Baltimore Ecosystem Study Institute of Ecosystem Studies

2017 BES Annual Meeting Presentation and Poster Abstracts

Analysis of suspended sediment concentrations and yields across spatial and temporal scales in nested urban watersheds
Kemper, John T.
Co-Authors: John T. Kemper, Andrew J. Miller, Claire Welty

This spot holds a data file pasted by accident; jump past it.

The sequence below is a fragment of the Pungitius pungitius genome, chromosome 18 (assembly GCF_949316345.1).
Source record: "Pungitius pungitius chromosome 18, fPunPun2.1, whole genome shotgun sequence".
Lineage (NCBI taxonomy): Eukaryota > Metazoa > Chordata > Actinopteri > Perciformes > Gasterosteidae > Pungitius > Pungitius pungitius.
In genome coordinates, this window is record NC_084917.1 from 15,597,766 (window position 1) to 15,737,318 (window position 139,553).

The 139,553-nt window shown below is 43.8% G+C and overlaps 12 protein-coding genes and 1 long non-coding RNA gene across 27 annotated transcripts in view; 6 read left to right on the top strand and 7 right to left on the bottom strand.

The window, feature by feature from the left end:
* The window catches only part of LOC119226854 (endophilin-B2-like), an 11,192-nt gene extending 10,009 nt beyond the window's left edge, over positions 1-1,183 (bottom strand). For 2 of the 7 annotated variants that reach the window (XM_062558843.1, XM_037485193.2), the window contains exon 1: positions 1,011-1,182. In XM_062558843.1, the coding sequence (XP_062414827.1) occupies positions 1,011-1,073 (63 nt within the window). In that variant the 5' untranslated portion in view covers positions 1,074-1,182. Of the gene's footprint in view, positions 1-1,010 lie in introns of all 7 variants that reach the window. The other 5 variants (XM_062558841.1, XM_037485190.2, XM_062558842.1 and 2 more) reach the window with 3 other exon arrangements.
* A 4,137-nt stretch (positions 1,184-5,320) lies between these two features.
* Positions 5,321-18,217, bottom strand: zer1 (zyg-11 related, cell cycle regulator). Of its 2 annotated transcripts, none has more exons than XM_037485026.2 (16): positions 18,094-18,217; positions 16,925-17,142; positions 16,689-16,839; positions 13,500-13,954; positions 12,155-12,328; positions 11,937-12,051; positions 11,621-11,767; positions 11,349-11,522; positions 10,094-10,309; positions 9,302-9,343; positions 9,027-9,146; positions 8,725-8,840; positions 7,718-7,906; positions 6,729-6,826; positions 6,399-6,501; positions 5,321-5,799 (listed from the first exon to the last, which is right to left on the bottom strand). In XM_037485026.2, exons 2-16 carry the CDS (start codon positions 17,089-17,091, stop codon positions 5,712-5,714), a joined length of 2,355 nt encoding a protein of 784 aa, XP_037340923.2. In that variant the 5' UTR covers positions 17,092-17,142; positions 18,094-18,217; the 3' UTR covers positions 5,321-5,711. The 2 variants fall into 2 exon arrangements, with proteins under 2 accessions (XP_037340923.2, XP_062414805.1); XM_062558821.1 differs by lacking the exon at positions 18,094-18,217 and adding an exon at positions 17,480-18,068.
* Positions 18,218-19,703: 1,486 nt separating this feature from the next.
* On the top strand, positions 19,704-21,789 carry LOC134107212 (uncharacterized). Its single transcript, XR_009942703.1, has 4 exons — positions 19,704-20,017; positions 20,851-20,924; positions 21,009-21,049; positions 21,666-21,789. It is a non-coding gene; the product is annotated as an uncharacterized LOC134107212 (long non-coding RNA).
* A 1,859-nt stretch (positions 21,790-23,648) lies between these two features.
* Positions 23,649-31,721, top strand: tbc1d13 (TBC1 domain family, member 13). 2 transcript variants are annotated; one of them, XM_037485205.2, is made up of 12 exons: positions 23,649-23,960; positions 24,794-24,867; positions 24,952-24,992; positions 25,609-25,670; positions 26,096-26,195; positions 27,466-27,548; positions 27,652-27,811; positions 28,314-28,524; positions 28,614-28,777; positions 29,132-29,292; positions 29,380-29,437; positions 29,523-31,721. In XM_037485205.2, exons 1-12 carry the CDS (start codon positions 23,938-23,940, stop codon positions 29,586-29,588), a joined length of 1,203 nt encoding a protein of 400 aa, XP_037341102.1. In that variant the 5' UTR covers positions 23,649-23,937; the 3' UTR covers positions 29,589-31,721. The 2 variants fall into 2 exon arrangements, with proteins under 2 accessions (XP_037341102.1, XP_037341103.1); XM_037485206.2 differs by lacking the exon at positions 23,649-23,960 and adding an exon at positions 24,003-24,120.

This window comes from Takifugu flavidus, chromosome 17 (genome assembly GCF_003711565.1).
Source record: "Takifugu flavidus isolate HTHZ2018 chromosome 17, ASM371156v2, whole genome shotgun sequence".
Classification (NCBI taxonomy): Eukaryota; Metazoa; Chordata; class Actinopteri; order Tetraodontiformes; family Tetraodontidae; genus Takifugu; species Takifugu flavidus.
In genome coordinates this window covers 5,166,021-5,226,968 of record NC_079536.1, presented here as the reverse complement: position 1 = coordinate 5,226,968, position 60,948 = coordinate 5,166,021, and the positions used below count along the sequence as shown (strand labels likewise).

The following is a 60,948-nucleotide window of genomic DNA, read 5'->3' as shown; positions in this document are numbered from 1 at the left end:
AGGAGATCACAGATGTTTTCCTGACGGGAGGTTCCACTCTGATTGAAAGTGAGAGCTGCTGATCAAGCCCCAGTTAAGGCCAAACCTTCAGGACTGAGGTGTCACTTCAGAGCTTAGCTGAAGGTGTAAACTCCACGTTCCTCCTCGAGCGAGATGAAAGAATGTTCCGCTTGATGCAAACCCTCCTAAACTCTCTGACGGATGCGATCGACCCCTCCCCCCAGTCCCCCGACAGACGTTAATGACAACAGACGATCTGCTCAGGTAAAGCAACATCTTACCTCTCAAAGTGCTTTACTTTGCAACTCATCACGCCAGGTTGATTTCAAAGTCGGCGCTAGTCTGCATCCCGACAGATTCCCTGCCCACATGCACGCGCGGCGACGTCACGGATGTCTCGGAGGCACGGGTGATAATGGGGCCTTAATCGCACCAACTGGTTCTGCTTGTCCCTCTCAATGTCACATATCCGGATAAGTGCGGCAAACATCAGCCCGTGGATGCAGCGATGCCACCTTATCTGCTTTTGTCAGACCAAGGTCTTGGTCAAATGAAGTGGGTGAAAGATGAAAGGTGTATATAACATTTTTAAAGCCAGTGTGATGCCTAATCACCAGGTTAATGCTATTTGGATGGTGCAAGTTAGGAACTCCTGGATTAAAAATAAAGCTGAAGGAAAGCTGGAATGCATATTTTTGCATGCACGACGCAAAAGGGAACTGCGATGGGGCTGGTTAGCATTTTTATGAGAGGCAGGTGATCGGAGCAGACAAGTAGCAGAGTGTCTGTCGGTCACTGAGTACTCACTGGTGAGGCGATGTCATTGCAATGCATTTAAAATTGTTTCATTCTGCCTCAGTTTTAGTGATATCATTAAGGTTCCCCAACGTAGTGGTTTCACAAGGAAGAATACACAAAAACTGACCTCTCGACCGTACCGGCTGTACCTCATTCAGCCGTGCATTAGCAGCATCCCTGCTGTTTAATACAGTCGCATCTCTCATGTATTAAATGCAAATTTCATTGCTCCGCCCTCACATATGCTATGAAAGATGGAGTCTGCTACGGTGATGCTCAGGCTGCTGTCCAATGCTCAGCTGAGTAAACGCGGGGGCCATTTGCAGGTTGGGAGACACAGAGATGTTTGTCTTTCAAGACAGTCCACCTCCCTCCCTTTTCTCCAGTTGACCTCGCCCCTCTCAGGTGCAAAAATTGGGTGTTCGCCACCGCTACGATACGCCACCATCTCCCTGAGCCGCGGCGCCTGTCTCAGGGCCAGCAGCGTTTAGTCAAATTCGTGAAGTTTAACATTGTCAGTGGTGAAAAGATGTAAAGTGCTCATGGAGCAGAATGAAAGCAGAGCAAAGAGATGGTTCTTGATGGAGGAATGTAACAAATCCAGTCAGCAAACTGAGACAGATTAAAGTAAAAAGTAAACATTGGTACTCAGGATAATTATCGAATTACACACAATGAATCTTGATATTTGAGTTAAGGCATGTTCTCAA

Abstract: Near real-time turbidity and discharge data have been collected continuously for more than four years at five stream gages representing three nested watershed scales (1-2 sq km, 5-6 sq km, 14 sq km) in the highly impervious Dead Run watershed. Sediment yields have been calculated for 60+ different storms across four years. Yields show significant spatial variation, both at equivalent sub-watershed scales and from headwaters to mouth. At equivalent watershed areas, yields are higher at DR5, a headwater catchment with older development and virtually no stormwater management, than at DR2, a headwater catchment with more recent development and more extensive stormwater management. However, at the next larger scale, this trend is reversed: yields are lower at DR4, downstream of DR5, than at DR3, downstream of DR2. Moving from the headwaters downstream, yields at DR2 are consistently lower than at DR3, while yields at DR5 are generally higher than DR4. Both trends suggest spatial variation in the dominant sediment sources within each subwatershed. Additionally, C-Q hysteresis curves display consistent counterclockwise behavior at the DR4 station, in contrast to the consistent clockwise behavior displayed at the DR3 station. Again, this further suggests variation in dominant sediment sources (perhaps distal vs local, respectively). We observe consistent seasonal trends in the relative magnitudes of sediment yield for different subwatersheds (e.g. DR3>DR4 in summer, DR5>DR2 in spring). We also observe significant year-to-year variation in sediment yield at the headwater and intermediate scales, whereas yields at the full watershed scale are largely consistent. This observation is perhaps indicative of internal storage and remobilization within the channel system.